Whitehaven News 21st April 2011 more >>

Sellafield

SELLAFIELD’S Effluent and Encapsulation Plants (E&EP) teams are celebrating having reached one year worked without a Lost Time Accident (LTA). More than 500 employees work within E&EP – a series of facilities used to process intermediate level solid waste and liquid effluents generated across the site prior to final encapsulation or released to the environment within the limits specified.

Whitehaven News 19th April 2011 more >>

Nuclear Liability

The nuke industry is lobbying for a cap on its public liability. “Consultation” ends on 28th April. Wrote today to tell the Department of Energy and Climate Change that this is insane.

Dear DECC, Please ensure that Radiation Free Lakeland’s views are taken into account regarding Implementation of changes to the Paris and Brussels Conventions on nuclear third party liability. Radiation Free Lakeland are in full agreement with the Nuclear Free Local Authorities that continuing with the ‘nuclear liabilities’ consultation is meaningless in the light of the Fukushima catastrophe. The nuclear industry should not have the luxury of getting away with the limited liability proposed as a matter of course by our pronuclear coalition government. Nuclear operators are allowed to cap their liability at one billion. This would only compensate for the loss of 6 months tourist trade in Cumbria.

101 Uses for a Nuclear Power Station 22nd April 2011 more >>

Uranium

Leaking radioactive material from the Fukushima I Nuclear Power Plant has poisoned the entire global uranium market. Every nuclear- and uranium-related asset on the market has suffered drastic devaluations.

Energy & Capital 22nd April 2011 more >>

Japan

The former governor of Fukushima province has spoken of his frustration at the failure of the Japanese authorities to heed his warnings over the safety of the power plant that was stricken by the country’s recent earthquake. The story of Japan’s epic disaster comes with a generous cast of Cassandra figures, the seismologists, conservationists and whistle-blowers ignored by the national nuclear planners. But 71-year-old Eisako Sato may be pre-eminent among them. As governor of Fukushima Prefecture from 1988-2006 – “roughly half the life of the plant”, he told journalists at Tokyo’s Foreign Correspondents’ Club earlier this week – he was initially an enthusiastic supporter of nuclear power, swayed like his predecessors after the government and utility giant Tokyo Electric Power Co. (Tepco) brought his prefecture jobs, subsidies and a chance to contribute to the national good. In 1998 he conditionally agreed the controversial use of mixed oxide plutonium uranium (MOX) fuel at the plant. But he withdrew it after discovering a cover-up of reactor malfunctions and cracks. Later his doubts would grow.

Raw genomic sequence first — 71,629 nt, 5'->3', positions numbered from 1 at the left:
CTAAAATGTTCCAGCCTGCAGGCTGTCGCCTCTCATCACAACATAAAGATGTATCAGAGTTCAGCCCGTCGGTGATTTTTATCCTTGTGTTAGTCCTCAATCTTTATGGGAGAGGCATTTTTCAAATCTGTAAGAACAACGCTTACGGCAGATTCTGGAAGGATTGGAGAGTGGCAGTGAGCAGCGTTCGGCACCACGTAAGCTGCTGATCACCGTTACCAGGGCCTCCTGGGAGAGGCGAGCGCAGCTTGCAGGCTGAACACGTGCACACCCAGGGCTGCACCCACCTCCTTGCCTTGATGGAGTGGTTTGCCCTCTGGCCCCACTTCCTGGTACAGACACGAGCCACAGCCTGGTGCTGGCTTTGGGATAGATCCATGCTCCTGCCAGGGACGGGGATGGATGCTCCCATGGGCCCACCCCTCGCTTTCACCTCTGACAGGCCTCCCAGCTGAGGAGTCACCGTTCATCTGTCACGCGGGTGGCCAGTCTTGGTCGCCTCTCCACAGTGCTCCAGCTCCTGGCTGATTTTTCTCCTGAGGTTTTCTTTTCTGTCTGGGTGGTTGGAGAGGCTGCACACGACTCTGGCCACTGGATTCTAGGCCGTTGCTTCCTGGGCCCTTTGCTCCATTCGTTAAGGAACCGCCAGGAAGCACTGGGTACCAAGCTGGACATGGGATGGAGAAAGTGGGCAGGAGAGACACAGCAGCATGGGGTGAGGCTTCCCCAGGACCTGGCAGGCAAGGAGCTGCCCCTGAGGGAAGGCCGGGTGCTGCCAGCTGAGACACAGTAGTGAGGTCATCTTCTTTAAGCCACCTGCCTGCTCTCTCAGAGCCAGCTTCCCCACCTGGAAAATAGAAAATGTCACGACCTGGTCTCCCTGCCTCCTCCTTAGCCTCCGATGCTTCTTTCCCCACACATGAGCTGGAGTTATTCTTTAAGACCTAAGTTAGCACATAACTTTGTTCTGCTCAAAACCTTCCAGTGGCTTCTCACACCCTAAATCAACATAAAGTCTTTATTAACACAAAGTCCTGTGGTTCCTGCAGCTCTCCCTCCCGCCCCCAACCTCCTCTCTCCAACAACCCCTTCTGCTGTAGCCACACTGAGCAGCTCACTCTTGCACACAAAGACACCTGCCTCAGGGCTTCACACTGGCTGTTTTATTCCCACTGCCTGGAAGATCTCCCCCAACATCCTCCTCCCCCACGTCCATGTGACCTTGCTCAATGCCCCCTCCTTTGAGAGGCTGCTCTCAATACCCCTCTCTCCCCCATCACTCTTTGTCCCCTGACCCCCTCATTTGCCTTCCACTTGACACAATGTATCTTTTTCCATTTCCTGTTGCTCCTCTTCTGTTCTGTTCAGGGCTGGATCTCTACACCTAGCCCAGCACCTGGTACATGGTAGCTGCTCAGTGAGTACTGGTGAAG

Independent 23rd April 2011 more >>

Tens of thousands of Japanese have made a pilgrimage to a 1,000-year old cherry tree that has blossomed just 30 miles from the site of last month’s nuclear disaster. The tree in full bloom has become a symbol of hope in Japan. Adding to the significance of the occasion is that the tree is one of the oldest in a country that cherishes cherry blossoms as symbol of springtime renewal and a fresh start.

Telegraph 22nd April 2011 more >>

The Fukushima 50, emergency nuclear plant workers in Japan, have accused the government of inconsistent handling of data in relation to radiation exposure.

Telegraph 22nd April 2011 more >>

Japan officially sealed off a wide area around the crippled Fukushima Dai-ichi nuclear power plant today to stop tens of thousands of residents from returning.

Morning Star 22nd April 2011 more >>

Press & Journal 22nd April 2011 more >>

Japan’s government said it will largely take over speaking for embattled Tokyo Electric Power Co., after six weeks of nuclear crisis at the company’s Fukushima Daiichi power complex have often generated conflicting reports from the government and Tepco.

Japan’s Ministry of Economy, Trade and Industry, which oversees the country’s top nuclear regulator, said Friday said it will run Tepco’s main daily plant-status briefing, held each evening, though the company will conduct some others on its own.

Wall Street Journal 23rd April 2011 more >>